Select Hopkins Miscellany

 

Here are some Hopkins stories and
accounts over the years:

 

Hopcyn Ap Tomas

 

Hopcyn
ap Tomas lived at Ynysdawy in the Swansea valley and was one of the
chief patrons of the bards of his time.  He commissioned a scribe
to
copy much of the important Welsh writing available into one volume. The
resulting collection became known as The
Red Book of Hergest
, one of the treasures of ancient Welsh
literature.
In 1403, when Owen Glendower was at Carmarthen, messengers were sent by
the prince to fetch Hopcyn ap Tomas so that he might explain to Owen
what light was shed on his fate by the old bardic prophecies. Hopcyn
was known as a “Maister of Brut,” i.e. as an authority on the old
prophesies.  He was said by some to have been related to a Hopkins
family
which claimed descent from Rhodri Mawr.  But there appears to be
no foundation for such a connection.
In 1959 a memorial stone was raised to Hopcyn ap Tomas in Ynystrawe
Park after Henry Lewis, the professor of Welsh at Swansea University,
gave a talk about him to local residents.  The audience was so
impressed that a person with such a romantic history had lived in the
area that they decided to raise a memorial by public
subscription.  The money was collected and the monument raised.

 

The Maid of Cefn Ydfa

Ann Thomas was the daughter of a local landowner in Llangynwyd who fell
in love with a thatcher, Will Hopcyn.  When her parents found out,
they were having none of it and locked her up in the farmhouse.
She still managed to sneak messages to Will through a servant who used
to hide them in a tree.   The story goes that her mother
found out and promptly banned Ann from using writing paper and
ink.  Ann persisted and sent messages written in her own blood
instead.

Time went by.  Will moved away to Bristol docks and Ann married a
gentleman by the name of Anthony Maddocks.  However, she pined
desperately for Will and eventually fell ill in her grief.  On her
death-bed she asked to see Will.  He was summoned and brought to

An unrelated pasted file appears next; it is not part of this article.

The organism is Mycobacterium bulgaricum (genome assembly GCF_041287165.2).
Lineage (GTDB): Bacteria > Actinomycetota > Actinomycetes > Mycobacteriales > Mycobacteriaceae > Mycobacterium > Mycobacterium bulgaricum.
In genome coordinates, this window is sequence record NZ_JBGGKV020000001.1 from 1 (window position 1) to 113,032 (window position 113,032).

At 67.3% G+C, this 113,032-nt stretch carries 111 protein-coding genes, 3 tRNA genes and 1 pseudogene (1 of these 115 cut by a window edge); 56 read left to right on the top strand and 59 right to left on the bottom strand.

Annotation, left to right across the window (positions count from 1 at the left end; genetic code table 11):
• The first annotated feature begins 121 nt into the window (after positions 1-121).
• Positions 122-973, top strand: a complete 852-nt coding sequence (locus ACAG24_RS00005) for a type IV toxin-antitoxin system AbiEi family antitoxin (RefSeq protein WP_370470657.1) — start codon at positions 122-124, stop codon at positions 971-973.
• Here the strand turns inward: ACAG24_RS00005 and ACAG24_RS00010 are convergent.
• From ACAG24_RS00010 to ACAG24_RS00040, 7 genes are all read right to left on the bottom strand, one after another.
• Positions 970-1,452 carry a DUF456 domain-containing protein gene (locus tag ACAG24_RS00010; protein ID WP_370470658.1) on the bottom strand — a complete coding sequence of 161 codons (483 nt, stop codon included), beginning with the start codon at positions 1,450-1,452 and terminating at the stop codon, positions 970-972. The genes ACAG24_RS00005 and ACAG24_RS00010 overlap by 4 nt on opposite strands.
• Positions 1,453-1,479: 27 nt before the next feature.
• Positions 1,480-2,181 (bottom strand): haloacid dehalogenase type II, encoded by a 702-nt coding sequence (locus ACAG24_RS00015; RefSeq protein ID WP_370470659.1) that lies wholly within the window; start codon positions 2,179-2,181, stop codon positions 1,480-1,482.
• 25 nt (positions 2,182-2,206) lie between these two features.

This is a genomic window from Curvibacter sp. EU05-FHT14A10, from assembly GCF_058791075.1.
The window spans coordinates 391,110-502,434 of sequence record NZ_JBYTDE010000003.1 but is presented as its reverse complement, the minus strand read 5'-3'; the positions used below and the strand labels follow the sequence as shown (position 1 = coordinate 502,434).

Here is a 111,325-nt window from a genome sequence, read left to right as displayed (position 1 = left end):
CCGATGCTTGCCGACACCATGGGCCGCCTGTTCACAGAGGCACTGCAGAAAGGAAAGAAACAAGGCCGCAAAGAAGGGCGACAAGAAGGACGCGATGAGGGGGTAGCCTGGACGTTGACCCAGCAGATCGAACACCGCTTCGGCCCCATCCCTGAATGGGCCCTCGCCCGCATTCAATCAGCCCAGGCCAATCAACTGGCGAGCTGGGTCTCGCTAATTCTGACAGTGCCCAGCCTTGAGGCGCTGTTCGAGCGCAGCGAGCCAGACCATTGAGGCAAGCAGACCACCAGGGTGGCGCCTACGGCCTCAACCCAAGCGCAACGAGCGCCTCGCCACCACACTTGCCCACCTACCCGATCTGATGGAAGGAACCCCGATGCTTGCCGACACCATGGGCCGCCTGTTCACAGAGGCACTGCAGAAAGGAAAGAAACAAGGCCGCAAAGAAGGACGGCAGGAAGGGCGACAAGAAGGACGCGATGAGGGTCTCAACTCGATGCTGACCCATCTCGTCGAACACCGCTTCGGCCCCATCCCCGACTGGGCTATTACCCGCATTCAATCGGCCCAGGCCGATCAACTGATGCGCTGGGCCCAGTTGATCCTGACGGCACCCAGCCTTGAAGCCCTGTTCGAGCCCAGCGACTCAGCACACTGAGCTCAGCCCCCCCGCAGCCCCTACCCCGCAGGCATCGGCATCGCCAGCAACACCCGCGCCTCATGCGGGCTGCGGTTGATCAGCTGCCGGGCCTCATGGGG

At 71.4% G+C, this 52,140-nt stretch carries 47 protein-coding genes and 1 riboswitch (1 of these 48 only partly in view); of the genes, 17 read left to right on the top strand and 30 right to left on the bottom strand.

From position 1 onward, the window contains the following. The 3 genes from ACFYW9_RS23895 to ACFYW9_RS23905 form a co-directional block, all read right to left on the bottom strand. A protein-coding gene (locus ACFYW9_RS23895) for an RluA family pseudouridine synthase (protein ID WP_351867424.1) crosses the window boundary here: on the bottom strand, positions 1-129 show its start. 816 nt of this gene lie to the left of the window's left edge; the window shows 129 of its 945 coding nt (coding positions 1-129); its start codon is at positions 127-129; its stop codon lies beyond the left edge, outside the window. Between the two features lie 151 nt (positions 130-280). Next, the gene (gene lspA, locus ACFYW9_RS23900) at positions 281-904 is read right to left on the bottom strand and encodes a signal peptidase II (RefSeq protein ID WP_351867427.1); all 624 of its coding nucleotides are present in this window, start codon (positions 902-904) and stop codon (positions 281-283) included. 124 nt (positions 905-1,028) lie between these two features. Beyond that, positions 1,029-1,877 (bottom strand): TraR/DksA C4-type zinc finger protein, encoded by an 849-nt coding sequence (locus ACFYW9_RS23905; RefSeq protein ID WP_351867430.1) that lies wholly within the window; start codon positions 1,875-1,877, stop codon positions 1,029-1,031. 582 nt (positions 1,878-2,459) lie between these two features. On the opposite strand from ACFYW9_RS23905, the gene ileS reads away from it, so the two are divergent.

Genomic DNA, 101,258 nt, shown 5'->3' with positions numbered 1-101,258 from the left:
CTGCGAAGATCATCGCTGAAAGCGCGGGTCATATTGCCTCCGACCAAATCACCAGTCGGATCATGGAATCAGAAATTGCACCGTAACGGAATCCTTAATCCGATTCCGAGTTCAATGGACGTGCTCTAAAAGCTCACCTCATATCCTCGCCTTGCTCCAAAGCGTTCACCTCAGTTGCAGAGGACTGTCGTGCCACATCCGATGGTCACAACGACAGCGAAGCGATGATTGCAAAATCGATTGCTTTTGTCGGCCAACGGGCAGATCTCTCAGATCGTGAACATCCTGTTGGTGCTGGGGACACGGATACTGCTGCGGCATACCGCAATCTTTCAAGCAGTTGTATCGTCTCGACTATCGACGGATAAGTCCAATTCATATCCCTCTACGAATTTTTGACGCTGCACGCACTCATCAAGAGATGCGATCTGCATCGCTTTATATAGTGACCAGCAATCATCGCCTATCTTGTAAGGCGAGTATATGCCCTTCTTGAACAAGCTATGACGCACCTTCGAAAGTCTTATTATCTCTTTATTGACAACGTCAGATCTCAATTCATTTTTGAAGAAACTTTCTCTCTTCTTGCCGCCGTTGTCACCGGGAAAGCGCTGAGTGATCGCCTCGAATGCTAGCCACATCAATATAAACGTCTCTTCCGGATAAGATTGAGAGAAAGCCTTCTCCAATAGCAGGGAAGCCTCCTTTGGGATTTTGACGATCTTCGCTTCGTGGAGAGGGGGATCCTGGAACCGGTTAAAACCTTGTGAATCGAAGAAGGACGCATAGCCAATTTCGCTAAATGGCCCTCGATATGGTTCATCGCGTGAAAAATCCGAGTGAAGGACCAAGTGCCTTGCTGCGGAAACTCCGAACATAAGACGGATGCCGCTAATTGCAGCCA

see her.  She saw him, the story goes, reached up to hold him, and
died.

Will himself died early after falling off a ladder while thatching a
roof and both are buried in Llangynwyd churchyard.  Will has been
credited as being a poet.  But no verse of his has survived or is
known.

The Maid of Cefn Ydfa was made
into a film in 1914 by William Haggar, one of the earliest film
producers in Wales.  A 38 minute section of this film has been
saved and now resides in the Welsh Film Archive in Aberstwyth.

 

Hopkin Hopkin the Dwarf

One of
Lewis Hopkin’s sons was Hopkin Hopkin, known as Hopcyn Bach, a
dwarf.  He was exhibited in London and Gentleman’s Magazine ran an account
of him in 1754.  He never weighed more than 17 pounds and is said
to have died of “mere old age.”  His suit, court coat, and
gauntlet are today in the National Museum of Wales.

 

Hopkins and Other “-kins”
Names


The suffix “-kins” is generally attached to a personal
name as a pet name, usually denoting “the little one.”  The suffix
was apparently a Flemish import which for some reason became popular in
England.

Various “-kins” surnames also became popular in Wales,
including Hopkins.  The table below shows the main “kins” names
and their degree of penetration into Wales (the numbers here are taken
from the 1891 census):

Name Pet form of: Numbers (000’s) Share in Wales (%) Found in England
Atkins Adam      10 4   spread
Dawkins David       2 4   Southwest
Dickens Dick       3 3   West
Midlands
Hopkins Hobb (from Robert) 19 23   spread
Jenkins John      35 56   Southwest
Perkins Peter      14 8   spread
Watkins Walter      16 38   West Midlands
Wilkins William      13 7   West Midlands

Many of these surnames added a “-son” suffix in the
north.  Thus Atkins became Atkinson.

 

Hopkins in Ireland Today

A telephone directory survey in Ireland in 1992 revealed 270 Hopkins,
of which:

  • 35% were to be found in Dublin
  • 18% in county Mayo
  • 12% in Belfast
  • and 35% elsewhere in Ireland and Northern Ireland.

These Hopkins represent a mix of English/Welsh and Irish stock.

 

Stephen Hopkins of the Mayflower

Stephen Hopkins was aboard the ship Sea
Venture
which left for the Jamestown colony in Virginia in 1609.
The ship was wrecked by a hurricane off Bermuda and Stephen was one of
the 150 castaways who survived.